BD Soft has launched a cyber IoT device in India, Akita. This smart home IoT security device ‘protects all devices connected to a wireless network at home’. Akita uses military grade security protection retrofitted for the smart home. Akita scans for unusual activity using a combination of behaviour analysis, machine learning and threat intelligence and immediately blocks suspicious activity, without slowing the network.
in 2018, residential builder Puravankara Ltd launched a category of intelligent homes called BluNex Life. These come pre-installed with Google Home devices.
In Barcelona, there’s a citywide Wi-Fi and information network that is linked to sensors, software and data analytics that enables the city to provide smart solutions to the residents. These include smart water technology, automated street lighting, remote-controlled irrigation for parks and fountains, ‘on-demand’ waste pickups, digital bus routes and smart parking meters.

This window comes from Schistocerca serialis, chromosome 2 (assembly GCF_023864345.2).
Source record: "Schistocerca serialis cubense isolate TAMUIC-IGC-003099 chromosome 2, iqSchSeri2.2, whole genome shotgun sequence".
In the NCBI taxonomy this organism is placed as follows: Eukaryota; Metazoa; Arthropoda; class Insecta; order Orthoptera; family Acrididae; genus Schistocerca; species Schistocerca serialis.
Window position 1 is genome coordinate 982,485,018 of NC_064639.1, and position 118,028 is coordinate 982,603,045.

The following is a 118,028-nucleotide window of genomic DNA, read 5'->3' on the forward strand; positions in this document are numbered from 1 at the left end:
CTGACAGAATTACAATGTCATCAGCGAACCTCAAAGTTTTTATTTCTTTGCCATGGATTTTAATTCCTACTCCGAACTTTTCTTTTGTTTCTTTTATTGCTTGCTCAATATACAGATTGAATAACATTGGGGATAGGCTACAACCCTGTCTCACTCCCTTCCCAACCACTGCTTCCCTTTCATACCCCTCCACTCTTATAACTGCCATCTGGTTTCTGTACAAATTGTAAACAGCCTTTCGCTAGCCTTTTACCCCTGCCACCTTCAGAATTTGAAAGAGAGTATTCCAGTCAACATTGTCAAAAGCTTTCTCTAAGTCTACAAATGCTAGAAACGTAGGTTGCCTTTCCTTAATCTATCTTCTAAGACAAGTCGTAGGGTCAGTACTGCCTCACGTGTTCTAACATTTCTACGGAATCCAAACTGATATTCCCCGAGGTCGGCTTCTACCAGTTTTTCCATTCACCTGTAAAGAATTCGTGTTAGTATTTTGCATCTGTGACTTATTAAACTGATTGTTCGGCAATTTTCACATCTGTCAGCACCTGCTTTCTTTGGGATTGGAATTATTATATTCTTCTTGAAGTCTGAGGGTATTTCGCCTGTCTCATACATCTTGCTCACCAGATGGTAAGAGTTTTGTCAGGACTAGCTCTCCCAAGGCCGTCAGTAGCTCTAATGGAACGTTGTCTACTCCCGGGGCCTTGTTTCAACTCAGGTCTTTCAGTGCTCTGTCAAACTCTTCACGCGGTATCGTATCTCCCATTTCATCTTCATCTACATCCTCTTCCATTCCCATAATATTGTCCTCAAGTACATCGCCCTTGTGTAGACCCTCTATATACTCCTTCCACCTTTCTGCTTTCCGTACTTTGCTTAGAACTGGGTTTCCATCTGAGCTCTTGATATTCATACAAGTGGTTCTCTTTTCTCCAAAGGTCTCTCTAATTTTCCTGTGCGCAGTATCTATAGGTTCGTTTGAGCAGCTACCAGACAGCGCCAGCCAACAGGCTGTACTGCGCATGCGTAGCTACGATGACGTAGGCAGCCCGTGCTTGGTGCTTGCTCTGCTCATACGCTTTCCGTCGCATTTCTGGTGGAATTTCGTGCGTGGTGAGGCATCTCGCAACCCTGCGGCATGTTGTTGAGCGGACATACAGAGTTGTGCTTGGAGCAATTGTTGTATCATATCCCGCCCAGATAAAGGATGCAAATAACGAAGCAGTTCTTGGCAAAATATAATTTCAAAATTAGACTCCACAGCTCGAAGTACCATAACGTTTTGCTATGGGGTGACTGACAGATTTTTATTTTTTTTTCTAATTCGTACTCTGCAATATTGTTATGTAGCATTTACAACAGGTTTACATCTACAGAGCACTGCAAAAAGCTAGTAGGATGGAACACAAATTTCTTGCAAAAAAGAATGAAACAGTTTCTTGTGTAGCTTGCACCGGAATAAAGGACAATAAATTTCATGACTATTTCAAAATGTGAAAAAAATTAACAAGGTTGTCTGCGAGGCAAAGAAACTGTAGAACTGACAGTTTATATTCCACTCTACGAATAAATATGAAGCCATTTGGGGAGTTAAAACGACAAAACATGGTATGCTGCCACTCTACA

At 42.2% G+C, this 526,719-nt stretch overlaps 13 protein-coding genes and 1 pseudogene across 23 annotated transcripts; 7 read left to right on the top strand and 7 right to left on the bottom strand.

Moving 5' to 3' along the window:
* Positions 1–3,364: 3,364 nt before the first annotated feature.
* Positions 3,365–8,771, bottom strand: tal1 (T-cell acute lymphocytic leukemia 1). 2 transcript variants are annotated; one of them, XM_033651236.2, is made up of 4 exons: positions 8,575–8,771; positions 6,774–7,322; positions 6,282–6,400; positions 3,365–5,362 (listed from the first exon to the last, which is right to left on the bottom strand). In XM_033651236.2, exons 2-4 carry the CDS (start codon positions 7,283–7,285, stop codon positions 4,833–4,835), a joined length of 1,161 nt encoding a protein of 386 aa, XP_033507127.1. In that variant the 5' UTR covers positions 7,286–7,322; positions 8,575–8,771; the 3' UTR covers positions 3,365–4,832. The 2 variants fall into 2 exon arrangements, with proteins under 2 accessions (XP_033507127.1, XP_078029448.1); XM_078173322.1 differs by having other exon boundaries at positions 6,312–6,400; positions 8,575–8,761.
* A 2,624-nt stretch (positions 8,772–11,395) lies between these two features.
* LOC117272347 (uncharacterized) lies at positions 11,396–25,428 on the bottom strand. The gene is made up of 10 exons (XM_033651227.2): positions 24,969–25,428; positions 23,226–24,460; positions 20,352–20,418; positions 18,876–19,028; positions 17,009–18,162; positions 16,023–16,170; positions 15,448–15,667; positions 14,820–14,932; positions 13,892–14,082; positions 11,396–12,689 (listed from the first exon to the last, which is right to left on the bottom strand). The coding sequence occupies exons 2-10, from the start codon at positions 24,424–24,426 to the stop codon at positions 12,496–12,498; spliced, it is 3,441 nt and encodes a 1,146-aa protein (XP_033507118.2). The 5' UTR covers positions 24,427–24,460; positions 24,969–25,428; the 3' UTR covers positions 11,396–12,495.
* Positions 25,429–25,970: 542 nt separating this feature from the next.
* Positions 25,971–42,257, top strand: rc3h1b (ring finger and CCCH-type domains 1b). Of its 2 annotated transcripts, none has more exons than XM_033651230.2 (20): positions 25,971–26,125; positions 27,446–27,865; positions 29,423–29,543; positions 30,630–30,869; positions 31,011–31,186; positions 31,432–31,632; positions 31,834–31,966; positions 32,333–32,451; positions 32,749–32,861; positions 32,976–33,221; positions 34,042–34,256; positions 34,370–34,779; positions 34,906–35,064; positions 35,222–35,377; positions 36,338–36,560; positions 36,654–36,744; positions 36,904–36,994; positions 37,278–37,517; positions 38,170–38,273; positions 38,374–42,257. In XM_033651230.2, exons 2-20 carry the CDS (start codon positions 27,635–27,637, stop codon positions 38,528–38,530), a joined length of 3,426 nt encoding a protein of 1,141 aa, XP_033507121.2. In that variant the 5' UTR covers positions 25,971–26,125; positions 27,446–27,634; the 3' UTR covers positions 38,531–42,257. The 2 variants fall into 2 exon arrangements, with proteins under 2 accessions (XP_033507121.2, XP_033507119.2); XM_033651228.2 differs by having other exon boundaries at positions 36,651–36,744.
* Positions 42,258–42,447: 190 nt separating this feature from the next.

The Indian government plans to execute some of these applications, as part of its 100 Smart Cities initiative.
In a welcome news, India’s technology giant Infosys has joined hands with Qualcomm to offer smart city solutions through the US-based chip maker’s accelerator programme.
The programme connects cities, municipalities, state-run agencies and enterprise with Qualcomm Technologies’ ecosystem to help deliver efficiencies, cost savings and access to solutions for smart cities’ problems.
IoT in healthcare
While Tier 1 cities of India have a multitude of healthcare options to choose from, Tier 2 and 3 cities and towns are still not as well-connected to good healthcare services. With IoT, home healthcare facilities have witnessed a rise in the last few years. There are now several companies offering smart wearables and portable healthcare kits to serve the young and old.
Wearables to track diseases
Wearables that are powered by IoT are used to track chronic conditions like diabetes and cardiac health. According to Tractica’s Wearable Device Market Forecasts report, wearable device shipments can scale to 430 million by 2022.